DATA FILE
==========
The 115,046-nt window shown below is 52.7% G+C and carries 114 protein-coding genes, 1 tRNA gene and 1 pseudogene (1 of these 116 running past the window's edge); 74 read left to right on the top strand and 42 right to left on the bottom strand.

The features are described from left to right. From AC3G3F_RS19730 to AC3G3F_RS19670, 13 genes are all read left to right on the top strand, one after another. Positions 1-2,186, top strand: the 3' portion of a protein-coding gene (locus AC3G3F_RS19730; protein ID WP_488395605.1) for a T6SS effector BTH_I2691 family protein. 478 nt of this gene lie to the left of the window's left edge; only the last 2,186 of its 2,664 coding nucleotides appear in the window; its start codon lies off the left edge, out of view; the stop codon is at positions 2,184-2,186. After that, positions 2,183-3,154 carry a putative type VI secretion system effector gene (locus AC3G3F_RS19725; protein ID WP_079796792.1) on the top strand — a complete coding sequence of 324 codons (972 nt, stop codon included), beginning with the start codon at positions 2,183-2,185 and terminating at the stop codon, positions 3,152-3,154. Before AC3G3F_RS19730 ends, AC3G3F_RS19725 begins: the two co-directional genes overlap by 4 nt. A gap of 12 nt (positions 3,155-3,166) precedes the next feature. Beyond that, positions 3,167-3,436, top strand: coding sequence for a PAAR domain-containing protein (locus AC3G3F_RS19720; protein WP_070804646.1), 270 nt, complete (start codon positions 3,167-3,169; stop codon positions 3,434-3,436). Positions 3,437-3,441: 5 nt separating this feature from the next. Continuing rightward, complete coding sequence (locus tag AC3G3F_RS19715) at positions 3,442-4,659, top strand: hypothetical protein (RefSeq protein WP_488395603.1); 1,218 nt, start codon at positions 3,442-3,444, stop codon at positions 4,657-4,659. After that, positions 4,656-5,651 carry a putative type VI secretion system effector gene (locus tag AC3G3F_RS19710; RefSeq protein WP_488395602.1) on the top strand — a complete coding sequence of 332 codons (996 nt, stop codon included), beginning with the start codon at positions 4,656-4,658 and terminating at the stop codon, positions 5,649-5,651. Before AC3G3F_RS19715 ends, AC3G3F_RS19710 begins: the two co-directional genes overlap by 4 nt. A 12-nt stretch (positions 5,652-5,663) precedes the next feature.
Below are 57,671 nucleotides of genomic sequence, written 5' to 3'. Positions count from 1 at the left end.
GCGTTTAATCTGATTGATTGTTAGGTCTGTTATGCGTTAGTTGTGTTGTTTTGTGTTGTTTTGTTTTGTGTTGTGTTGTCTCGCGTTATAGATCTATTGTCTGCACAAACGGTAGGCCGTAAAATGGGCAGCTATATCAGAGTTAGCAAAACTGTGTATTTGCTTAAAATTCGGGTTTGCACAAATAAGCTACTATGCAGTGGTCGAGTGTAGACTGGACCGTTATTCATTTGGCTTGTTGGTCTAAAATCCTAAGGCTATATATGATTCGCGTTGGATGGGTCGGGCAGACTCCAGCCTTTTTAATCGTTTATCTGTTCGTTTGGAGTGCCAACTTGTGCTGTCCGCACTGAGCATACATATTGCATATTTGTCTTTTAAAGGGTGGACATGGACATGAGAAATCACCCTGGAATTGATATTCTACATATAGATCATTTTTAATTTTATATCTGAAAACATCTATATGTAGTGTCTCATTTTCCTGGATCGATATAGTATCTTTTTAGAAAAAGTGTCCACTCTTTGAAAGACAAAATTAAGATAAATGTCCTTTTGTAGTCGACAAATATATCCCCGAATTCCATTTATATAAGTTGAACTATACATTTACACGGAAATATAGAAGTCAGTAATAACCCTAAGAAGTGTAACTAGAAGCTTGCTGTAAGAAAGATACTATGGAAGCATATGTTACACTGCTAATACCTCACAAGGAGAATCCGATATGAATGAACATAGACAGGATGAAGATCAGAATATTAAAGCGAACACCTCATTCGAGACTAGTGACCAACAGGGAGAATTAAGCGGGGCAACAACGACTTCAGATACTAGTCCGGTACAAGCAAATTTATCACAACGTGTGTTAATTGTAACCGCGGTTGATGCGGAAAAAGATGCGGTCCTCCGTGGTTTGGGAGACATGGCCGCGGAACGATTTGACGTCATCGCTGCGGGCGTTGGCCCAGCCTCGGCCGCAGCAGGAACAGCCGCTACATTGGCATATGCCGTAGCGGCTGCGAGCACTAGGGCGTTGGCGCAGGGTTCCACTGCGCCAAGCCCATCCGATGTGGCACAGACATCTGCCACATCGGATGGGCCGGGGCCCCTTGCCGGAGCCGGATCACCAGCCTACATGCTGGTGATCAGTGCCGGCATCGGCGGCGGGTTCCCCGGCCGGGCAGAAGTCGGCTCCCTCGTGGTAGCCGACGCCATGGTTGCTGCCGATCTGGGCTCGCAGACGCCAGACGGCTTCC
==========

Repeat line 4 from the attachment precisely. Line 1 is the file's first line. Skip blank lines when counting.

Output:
GCGTTTAATCTGATTGATTGTTAGGTCTGTTATGCGTTAGTTGTGTTGTTTTGTGTTGTTTTGTTTTGTGTTGTGTTGTCTCGCGTTATAGATCTATTGTCTGCACAAACGGTAGGCCGTAAAATGGGCAGCTATATCAGAGTTAGCAAAACTGTGTATTTGCTTAAAATTCGGGTTTGCACAAATAAGCTACTATGCAGTGGTCGAGTGTAGACTGGACCGTTATTCATTTGGCTTGTTGGTCTAAAATCCTAAGGCTATATATGATTCGCGTTGGATGGGTCGGGCAGACTCCAGCCTTTTTAATCGTTTATCTGTTCGTTTGGAGTGCCAACTTGTGCTGTCCGCACTGAGCATACATATTGCATATTTGTCTTTTAAAGGGTGGACATGGACATGAGAAATCACCCTGGAATTGATATTCTACATATAGATCATTTTTAATTTTATATCTGAAAACATCTATATGTAGTGTCTCATTTTCCTGGATCGATATAGTATCTTTTTAGAAAAAGTGTCCACTCTTTGAAAGACAAAATTAAGATAAATGTCCTTTTGTAGTCGACAAATATATCCCCGAATTCCATTTATATAAGTTGAACTATACATTTACACGGAAATATAGAAGTCAGTAATAACCCTAAGAAGTGTAACTAGAAGCTTGCTGTAAGAAAGATACTATGGAAGCATATGTTACACTGCTAATACCTCACAAGGAGAATCCGATATGAATGAACATAGACAGGATGAAGATCAGAATATTAAAGCGAACACCTCATTCGAGACTAGTGACCAACAGGGAGAATTAAGCGGGGCAACAACGACTTCAGATACTAGTCCGGTACAAGCAAATTTATCACAACGTGTGTTAATTGTAACCGCGGTTGATGCGGAAAAAGATGCGGTCCTCCGTGGTTTGGGAGACATGGCCGCGGAACGATTTGACGTCATCGCTGCGGGCGTTGGCCCAGCCTCGGCCGCAGCAGGAACAGCCGCTACATTGGCATATGCCGTAGCGGCTGCGAGCACTAGGGCGTTGGCGCAGGGTTCCACTGCGCCAAGCCCATCCGATGTGGCACAGACATCTGCCACATCGGATGGGCCGGGGCCCCTTGCCGGAGCCGGATCACCAGCCTACATGCTGGTGATCAGTGCCGGCATCGGCGGCGGGTTCCCCGGCCGGGCAGAAGTCGGCTCCCTCGTGGTAGCCGACGCCATGGTTGCTGCCGATCTGGGCTCGCAGACGCCAGACGGCTTCC